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Ugur Akpinar: End-to-end optimisation improves the performance of computational extended depth of field imaging

Tampere University
LocationKorkeakoulunkatu 1, Tampere
Hervanta campus, Tietotalo, auditorium TB109 and remote connection
Date29.9.2023 9.00–13.00
Entrance feeFree of charge
A human figure wearing a doctor's hat, with a black silhouette against a purple background.
In today’s evolving technological landscape, computational imaging is revolutionising imaging across a spectrum of applications by seamlessly integrating advanced hardware design with sophisticated software algorithms. In his doctoral dissertation, Ugur Akpinar delves into the transformative potential of end-to-end computational imaging shedding light on its profound relevance in the current era of visual technology.

One of the longstanding challenges in imaging systems is the quest for the extended depth of field imaging. This concept revolves around the range within which objects appear as sharp, an issue that has been the focus of extensive research for many years.

“My dissertation discusses a fresh perspective involving computational extended depth of field imaging through a technique known as wavefront coding. This method unites refractive lenses with novel diffractive phase masks to create system responses that maintain consistency across varying depths,” Ugur Akpinar explains.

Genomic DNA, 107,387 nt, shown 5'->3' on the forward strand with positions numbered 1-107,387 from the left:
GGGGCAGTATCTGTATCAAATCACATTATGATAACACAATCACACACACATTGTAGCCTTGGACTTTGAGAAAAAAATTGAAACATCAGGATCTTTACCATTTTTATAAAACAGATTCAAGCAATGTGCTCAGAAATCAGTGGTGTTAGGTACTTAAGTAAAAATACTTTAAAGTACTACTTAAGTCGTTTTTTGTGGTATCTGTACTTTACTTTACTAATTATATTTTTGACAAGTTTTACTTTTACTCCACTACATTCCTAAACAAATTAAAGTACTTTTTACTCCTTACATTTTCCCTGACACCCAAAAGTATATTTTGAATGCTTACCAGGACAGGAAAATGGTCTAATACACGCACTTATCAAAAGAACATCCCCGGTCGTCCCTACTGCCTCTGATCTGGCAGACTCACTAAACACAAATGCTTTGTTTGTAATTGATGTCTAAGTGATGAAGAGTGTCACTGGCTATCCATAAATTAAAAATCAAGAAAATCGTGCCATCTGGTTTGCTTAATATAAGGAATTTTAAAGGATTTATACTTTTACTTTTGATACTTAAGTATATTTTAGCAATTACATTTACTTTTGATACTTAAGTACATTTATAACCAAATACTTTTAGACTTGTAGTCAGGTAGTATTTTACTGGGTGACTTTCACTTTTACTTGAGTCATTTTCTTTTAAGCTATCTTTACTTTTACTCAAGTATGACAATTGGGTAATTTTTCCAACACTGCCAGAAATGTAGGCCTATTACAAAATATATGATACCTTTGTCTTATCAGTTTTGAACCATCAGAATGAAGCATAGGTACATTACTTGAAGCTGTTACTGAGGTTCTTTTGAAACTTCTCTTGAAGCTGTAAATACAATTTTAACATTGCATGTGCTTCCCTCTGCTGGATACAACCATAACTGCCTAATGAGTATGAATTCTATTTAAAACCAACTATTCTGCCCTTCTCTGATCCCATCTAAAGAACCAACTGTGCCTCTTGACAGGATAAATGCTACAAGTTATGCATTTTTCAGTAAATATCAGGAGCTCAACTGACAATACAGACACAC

Expanding the scope, the study delves into the domain of near-eye displays, with a particular focus on mitigating the “vergence-accommodation conflict”. This common issue in conventional near-eye displays often leads to significant visual discomfort and inaccuracies in depth perception.

“My research links this challenge to the limited depth of field in displays and explores avenues to design novel display systems that extend this depth of field while preserving image quality,” Akpinar says.

At the core of Akpinar’s research lies a meticulous process involving the co-design of optical elements and image processing algorithms. This intricate approach entails the development of physically precise differentiable models for computational cameras and near-eye displays that are integrated with state-of-the-art machine-learning techniques. The result is a joint optimisation of optical elements and parameters within neural processing modules, yielding a harmonious optimisation of extended depth-of-field imaging systems.

Public defence on Friday 29 September

The doctoral dissertation of MSc Ugur Akpinar titled Wavefront Coding Methods for Extended Depth of Field Image Acquisition and Display will be publicly examined at the Faculty of Information Technology and Communication Sciences of Tampere University at 12 o’clock on Friday 29 September 2023 in auditorium TB109 of Tietotalo building (Korkeakoulunkatu 1, Tampere). The Opponents will be Professor Ivo Ihrke from the University of Siegen, Germany, and Professor Henry Arguello from Industrial University of Santander, Colombia. The Custos will be Professor Atanas Gotchev from Tampere University.

The doctoral dissertation is available online.

The public defence can be followed via a remote connection.